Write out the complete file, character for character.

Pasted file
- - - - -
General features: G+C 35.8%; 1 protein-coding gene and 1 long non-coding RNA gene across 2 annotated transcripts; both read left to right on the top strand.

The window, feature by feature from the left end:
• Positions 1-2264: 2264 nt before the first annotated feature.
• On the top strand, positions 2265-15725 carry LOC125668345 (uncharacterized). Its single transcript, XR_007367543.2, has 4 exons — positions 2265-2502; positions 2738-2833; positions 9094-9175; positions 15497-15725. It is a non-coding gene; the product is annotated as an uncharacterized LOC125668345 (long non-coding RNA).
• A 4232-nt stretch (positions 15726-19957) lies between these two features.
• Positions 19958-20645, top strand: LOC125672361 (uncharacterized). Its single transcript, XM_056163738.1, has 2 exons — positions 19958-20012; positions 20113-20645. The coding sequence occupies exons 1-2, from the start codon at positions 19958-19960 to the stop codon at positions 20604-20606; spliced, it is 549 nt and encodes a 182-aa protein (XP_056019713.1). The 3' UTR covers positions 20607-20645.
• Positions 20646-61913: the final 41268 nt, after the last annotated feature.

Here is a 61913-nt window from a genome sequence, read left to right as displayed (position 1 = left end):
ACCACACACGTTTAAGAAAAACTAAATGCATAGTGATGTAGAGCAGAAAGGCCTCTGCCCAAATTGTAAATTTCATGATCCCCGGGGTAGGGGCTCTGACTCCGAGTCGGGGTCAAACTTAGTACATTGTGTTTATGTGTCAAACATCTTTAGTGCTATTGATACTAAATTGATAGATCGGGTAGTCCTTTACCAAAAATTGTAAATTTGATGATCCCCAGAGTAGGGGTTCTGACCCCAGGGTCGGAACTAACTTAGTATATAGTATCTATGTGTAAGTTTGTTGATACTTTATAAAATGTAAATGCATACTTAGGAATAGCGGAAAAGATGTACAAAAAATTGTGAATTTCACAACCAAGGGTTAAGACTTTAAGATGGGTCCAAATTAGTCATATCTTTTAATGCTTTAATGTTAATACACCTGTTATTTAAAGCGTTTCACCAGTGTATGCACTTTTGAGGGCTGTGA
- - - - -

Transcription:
General features: G+C 35.8%; 1 protein-coding gene and 1 long non-coding RNA gene across 2 annotated transcripts; both read left to right on the top strand.

The window, feature by feature from the left end:
• Positions 1-2264: 2264 nt before the first annotated feature.
• On the top strand, positions 2265-15725 carry LOC125668345 (uncharacterized). Its single transcript, XR_007367543.2, has 4 exons — positions 2265-2502; positions 2738-2833; positions 9094-9175; positions 15497-15725. It is a non-coding gene; the product is annotated as an uncharacterized LOC125668345 (long non-coding RNA).
• A 4232-nt stretch (positions 15726-19957) lies between these two features.
• Positions 19958-20645, top strand: LOC125672361 (uncharacterized). Its single transcript, XM_056163738.1, has 2 exons — positions 19958-20012; positions 20113-20645. The coding sequence occupies exons 1-2, from the start codon at positions 19958-19960 to the stop codon at positions 20604-20606; spliced, it is 549 nt and encodes a 182-aa protein (XP_056019713.1). The 3' UTR covers positions 20607-20645.
• Positions 20646-61913: the final 41268 nt, after the last annotated feature.

Here is a 61913-nt window from a genome sequence, read left to right as displayed (position 1 = left end):
ACCACACACGTTTAAGAAAAACTAAATGCATAGTGATGTAGAGCAGAAAGGCCTCTGCCCAAATTGTAAATTTCATGATCCCCGGGGTAGGGGCTCTGACTCCGAGTCGGGGTCAAACTTAGTACATTGTGTTTATGTGTCAAACATCTTTAGTGCTATTGATACTAAATTGATAGATCGGGTAGTCCTTTACCAAAAATTGTAAATTTGATGATCCCCAGAGTAGGGGTTCTGACCCCAGGGTCGGAACTAACTTAGTATATAGTATCTATGTGTAAGTTTGTTGATACTTTATAAAATGTAAATGCATACTTAGGAATAGCGGAAAAGATGTACAAAAAATTGTGAATTTCACAACCAAGGGTTAAGACTTTAAGATGGGTCCAAATTAGTCATATCTTTTAATGCTTTAATGTTAATACACCTGTTATTTAAAGCGTTTCACCAGTGTATGCACTTTTGAGGGCTGTGA